It always starts with good intentions. A hopefulness that something will fill the empty spaces where something else has been lost. Entanglements ensue, and soon the solution is worse than the problem.
Southern soil, worn-out and stripped of nutrients by King Cotton and the Great Depression. Summer downpours on sandy-clay became rivulets, ditches, gullies. Worthless hardscrabble land swept along the current to the Gulf of Mexico.
As with most bad ideas, a solution came from the government. Import a vine from Japan to shelter the soil from the impact of the rain drop. Growth so fast a man could almost hear it. Green tendrils and wide leaves with late-summer purple blossoms hanging in the scorch like little clusters of grapes.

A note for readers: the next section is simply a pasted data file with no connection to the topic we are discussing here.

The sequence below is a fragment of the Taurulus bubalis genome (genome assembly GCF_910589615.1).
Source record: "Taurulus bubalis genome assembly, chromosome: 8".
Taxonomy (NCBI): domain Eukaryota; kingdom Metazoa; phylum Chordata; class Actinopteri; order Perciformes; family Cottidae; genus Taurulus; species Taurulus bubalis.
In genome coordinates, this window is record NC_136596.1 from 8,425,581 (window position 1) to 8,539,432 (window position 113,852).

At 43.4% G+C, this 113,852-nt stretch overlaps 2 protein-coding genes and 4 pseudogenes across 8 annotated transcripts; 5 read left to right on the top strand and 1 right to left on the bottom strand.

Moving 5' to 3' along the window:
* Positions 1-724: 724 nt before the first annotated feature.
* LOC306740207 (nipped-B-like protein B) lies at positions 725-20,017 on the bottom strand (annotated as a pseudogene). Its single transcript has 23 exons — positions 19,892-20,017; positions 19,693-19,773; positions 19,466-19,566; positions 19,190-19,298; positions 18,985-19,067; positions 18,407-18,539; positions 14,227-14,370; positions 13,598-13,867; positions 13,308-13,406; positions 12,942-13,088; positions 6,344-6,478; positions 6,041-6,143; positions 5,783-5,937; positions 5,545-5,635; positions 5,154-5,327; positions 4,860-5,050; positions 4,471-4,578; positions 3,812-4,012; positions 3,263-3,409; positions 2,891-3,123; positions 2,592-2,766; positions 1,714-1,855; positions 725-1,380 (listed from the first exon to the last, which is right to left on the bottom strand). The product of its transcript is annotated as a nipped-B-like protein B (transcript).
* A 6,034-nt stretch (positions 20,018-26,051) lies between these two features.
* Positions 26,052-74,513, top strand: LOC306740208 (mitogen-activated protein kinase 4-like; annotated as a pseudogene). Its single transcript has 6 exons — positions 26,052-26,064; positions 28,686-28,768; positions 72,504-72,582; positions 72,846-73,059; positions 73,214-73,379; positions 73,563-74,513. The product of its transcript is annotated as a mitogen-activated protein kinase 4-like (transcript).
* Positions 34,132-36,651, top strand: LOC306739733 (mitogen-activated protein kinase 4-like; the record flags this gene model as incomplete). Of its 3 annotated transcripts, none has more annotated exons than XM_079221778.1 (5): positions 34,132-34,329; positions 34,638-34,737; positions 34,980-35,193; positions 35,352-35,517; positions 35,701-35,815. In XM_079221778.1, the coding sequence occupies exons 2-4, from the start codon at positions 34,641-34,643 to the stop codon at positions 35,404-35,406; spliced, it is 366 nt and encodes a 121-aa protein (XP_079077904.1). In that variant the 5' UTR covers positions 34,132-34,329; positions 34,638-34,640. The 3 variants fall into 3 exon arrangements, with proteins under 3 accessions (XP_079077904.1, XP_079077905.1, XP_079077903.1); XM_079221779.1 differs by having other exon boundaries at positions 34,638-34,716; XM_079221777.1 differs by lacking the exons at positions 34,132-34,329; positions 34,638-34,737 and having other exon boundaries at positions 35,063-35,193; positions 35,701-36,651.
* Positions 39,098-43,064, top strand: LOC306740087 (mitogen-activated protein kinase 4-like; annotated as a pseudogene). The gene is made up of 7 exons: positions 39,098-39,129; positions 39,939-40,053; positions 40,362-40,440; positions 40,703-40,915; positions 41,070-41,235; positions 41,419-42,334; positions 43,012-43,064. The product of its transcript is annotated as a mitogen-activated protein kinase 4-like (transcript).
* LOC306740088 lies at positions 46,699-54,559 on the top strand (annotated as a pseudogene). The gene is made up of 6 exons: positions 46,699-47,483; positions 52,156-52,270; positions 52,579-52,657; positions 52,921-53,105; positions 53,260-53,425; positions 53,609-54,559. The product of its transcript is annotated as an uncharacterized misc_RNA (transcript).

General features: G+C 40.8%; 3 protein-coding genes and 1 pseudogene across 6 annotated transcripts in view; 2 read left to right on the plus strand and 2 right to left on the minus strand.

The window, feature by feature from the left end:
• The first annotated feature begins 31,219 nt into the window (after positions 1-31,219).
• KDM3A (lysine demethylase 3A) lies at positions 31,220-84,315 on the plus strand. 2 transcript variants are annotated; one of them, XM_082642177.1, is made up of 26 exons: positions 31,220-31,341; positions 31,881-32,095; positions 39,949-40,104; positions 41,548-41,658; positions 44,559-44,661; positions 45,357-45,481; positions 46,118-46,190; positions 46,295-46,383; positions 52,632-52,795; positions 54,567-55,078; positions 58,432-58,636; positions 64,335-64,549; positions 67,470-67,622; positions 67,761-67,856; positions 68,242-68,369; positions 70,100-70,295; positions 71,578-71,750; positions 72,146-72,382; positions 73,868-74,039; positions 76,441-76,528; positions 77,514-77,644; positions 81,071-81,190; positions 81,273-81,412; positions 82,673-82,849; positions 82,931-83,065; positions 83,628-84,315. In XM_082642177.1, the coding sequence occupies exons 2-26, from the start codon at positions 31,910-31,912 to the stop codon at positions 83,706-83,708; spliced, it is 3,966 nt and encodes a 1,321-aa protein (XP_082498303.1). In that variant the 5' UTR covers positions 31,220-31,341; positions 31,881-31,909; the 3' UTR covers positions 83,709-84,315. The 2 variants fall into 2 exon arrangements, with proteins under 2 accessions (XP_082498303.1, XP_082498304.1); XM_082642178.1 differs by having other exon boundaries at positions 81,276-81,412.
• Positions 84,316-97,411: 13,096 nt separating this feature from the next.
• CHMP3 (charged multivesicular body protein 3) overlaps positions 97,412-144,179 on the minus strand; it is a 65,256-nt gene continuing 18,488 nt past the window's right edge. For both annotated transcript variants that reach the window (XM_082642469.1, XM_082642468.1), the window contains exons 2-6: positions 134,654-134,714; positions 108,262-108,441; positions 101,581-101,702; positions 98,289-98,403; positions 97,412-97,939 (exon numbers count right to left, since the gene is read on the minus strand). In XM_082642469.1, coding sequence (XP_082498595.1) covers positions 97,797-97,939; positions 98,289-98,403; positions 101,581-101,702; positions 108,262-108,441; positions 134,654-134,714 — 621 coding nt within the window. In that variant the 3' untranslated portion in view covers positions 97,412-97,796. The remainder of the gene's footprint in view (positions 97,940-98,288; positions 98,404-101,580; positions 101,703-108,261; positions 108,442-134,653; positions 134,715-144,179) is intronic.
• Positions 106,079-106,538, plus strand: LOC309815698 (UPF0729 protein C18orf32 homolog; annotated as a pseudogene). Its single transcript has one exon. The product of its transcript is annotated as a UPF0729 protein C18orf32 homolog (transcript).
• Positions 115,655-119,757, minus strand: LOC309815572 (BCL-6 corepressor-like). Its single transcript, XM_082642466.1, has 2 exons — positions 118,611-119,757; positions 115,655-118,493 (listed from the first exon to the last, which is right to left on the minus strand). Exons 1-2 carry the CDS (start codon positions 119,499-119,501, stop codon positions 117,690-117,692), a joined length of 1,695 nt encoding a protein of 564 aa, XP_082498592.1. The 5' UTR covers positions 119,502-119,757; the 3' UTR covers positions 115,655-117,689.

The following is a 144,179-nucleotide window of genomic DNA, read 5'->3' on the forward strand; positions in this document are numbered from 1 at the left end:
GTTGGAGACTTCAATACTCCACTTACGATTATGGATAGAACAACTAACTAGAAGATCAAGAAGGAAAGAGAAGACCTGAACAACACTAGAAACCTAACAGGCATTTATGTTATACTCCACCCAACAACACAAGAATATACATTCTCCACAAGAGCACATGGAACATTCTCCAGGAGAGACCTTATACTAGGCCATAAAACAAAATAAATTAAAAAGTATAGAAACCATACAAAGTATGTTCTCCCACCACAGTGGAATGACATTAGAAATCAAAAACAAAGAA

Initial trials went well. If a little was good, a lot must be better.
A million acres were cultivated by farmers in the 1930’s and 40’s. Hope and dollars in short-supply back then. Paid-out at the rate of eight dollars per. Better money than cotton or tobacco. Better money than most anything.
Stopped the erosion, but it would not stop. Covered trees, pastures, roadsides. Anything it could cling to. A little sunlight and a little space and a little time lead to a big problem. Nobody knows how many million acres today.
They say the road to Hell is paved with good intentions. The roads in Alabama are lined with them.
No longer able to pay eight dollars per acre, the government simply plants it for us as they mow the right-of-way.